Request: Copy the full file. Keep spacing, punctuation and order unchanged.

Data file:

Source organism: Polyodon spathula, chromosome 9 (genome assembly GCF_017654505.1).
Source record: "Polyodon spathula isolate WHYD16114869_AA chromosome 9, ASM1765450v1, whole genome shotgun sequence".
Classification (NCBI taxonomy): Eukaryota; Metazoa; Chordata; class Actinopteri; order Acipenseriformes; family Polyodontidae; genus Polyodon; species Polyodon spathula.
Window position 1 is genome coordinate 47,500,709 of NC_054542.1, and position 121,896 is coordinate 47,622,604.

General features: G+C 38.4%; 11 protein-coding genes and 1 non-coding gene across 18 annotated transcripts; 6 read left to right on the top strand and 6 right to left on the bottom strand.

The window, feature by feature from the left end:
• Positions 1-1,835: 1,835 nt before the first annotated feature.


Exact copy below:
Source organism: Polyodon spathula, chromosome 9 (genome assembly GCF_017654505.1).
Source record: "Polyodon spathula isolate WHYD16114869_AA chromosome 9, ASM1765450v1, whole genome shotgun sequence".
Classification (NCBI taxonomy): Eukaryota; Metazoa; Chordata; class Actinopteri; order Acipenseriformes; family Polyodontidae; genus Polyodon; species Polyodon spathula.
Window position 1 is genome coordinate 47,500,709 of NC_054542.1, and position 121,896 is coordinate 47,622,604.

General features: G+C 38.4%; 11 protein-coding genes and 1 non-coding gene across 18 annotated transcripts; 6 read left to right on the top strand and 6 right to left on the bottom strand.

The window, feature by feature from the left end:
• Positions 1-1,835: 1,835 nt before the first annotated feature.